Car registration fees. The largest percentage increase in Colorado vehicle registration fees has been on older and cheaper vehicles. For example, a utility trailer that used to cost about $20 to register for a year can now cost near $100.

Affluent retirees. They are a mixed blessing, at best. While they may spend money in a community, their impact on public services is not small. If they are part-time residents, the impact is even more severe. Here is why. Whether they are in Colorado full or part-time, the infrastructure to support their presence must be paid for year-round. The local fire dept. doesn't stop protecting their home whether they are in Colorado or not, while they may only be paying income taxes (if at all) for part of the year and the same with sales taxes. While those affluent retirees often do not have children in Colorado schools, they also often vehemently oppose any tax increase to support schools, resulting in areas where retirees are a voting majority having underfunded schools. Also, property taxes make up only part of school funding, the rest coming from the state general fund. State funding for local schools is based on pupil count, so areas with a large percentage of people without children in schools get a proportionately smaller share of state funding. That means that local property taxes for schools--that burden disproportionately placed on the backs of commercial and industrial property owners--are higher in areas with a lot of retirees. That is another disincentive for businesses to locate in those areas, which further makes those places an economically unfriendly place for people who need a job in the local economy.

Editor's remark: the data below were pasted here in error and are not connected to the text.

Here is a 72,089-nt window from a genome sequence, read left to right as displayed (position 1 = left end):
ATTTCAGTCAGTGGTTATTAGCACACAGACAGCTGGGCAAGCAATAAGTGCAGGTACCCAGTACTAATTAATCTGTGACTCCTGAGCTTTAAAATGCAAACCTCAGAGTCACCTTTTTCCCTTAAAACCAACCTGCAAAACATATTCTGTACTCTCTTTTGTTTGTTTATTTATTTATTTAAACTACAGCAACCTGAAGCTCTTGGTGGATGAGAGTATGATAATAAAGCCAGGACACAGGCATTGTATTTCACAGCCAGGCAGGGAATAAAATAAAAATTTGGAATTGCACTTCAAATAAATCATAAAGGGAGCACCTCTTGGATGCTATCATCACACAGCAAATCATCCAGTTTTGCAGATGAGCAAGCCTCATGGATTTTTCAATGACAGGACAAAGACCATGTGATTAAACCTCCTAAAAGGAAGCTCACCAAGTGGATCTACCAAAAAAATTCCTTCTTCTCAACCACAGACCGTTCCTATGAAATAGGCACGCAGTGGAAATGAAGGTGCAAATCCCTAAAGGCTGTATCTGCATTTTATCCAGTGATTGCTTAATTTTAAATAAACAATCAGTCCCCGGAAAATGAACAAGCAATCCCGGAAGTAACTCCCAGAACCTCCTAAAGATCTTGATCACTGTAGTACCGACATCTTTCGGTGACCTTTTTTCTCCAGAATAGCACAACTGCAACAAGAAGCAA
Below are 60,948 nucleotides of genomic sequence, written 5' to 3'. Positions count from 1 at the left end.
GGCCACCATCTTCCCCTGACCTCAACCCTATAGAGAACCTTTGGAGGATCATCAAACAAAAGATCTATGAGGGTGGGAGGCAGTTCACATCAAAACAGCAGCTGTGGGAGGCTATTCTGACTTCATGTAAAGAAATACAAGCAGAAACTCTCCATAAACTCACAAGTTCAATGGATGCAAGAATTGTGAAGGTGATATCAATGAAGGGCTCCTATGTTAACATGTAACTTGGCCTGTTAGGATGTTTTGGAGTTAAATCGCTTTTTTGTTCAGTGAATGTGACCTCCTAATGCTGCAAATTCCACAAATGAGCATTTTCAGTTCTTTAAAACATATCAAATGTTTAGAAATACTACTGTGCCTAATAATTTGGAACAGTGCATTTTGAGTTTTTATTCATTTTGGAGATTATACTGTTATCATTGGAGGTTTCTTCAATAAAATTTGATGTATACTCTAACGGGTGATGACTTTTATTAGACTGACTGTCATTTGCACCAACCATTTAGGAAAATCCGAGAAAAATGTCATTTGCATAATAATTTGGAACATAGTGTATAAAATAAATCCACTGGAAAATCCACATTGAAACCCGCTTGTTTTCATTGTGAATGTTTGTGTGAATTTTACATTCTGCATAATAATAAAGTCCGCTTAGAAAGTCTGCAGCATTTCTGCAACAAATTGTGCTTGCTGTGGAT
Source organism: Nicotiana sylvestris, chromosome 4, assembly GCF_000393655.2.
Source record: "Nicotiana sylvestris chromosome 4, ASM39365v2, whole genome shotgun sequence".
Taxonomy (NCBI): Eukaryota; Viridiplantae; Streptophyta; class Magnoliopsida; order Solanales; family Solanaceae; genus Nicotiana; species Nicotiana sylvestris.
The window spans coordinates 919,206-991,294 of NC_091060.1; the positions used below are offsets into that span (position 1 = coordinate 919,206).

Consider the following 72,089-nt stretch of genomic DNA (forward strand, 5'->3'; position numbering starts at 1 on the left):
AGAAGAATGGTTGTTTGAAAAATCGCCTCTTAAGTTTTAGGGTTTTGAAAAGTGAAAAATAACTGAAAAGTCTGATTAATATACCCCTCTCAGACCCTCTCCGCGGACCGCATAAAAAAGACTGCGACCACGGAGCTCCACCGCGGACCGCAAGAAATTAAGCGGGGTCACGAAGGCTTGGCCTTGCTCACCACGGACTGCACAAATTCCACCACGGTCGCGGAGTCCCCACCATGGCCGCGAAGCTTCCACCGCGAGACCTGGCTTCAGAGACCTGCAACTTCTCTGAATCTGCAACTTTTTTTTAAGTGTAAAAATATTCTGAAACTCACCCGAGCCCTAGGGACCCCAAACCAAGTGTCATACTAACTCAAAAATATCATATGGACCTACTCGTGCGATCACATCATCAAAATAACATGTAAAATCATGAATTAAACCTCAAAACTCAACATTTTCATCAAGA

Finally, about the economic and taxation climate in Colorado versus some Midwestern states (and I've studied this extensively--a major part of my background is in economics and taxation issues). Here is a stark comparison--Minnesota vs. Colorado. Minnesota have very high tax rates for just about everything (even higher than corrupt Illinois), yet Minnesota has far more industry than does Colorado. Part of the reason is that a lot of that revenue in Minnesota is invested in first-rate public education from K-12 to college, while Colorado public education languishes in overall mediocrity, at best. Business, it seems, has this funny idea that a well-educated work force is an important factor in location. Before someone pipes up about Colorado being one of the "best-educated" states, it should be noted that many of those well-educated people, both native and transplant, acquired that education outside of Colorado. Unfortunately, too, the trend of Colorado public education in the last 30 years has been steadily downward. Many Colorado schools from K-12 to colleges are but a shadow of their educational excellence of 30 or 40 years ago. Colorado is really going to pay for that in its economy when the last of the very competently Colorado-educated population segues into retirement in the next few years. One other feature in the Midwest vs. Colorado picture is how one looks statistically at incomes and wages. Colorado is very much a state with "haves" and "have-nots." Wealthy people in Colorado tend to be very wealthy, while lower income people tend to be pretty poor. My analysis of many of the Midwestern states indicates that, while overall income averages may be lower in some of them, many of the "poor" are not as poor and the wealthy are not as wealthy as is the case in Colorado. Many of Midwestern states still have a broadly distributed middle-class population that are still in pretty fair shape economically. Colorado's wealth curve is less evenly distributed.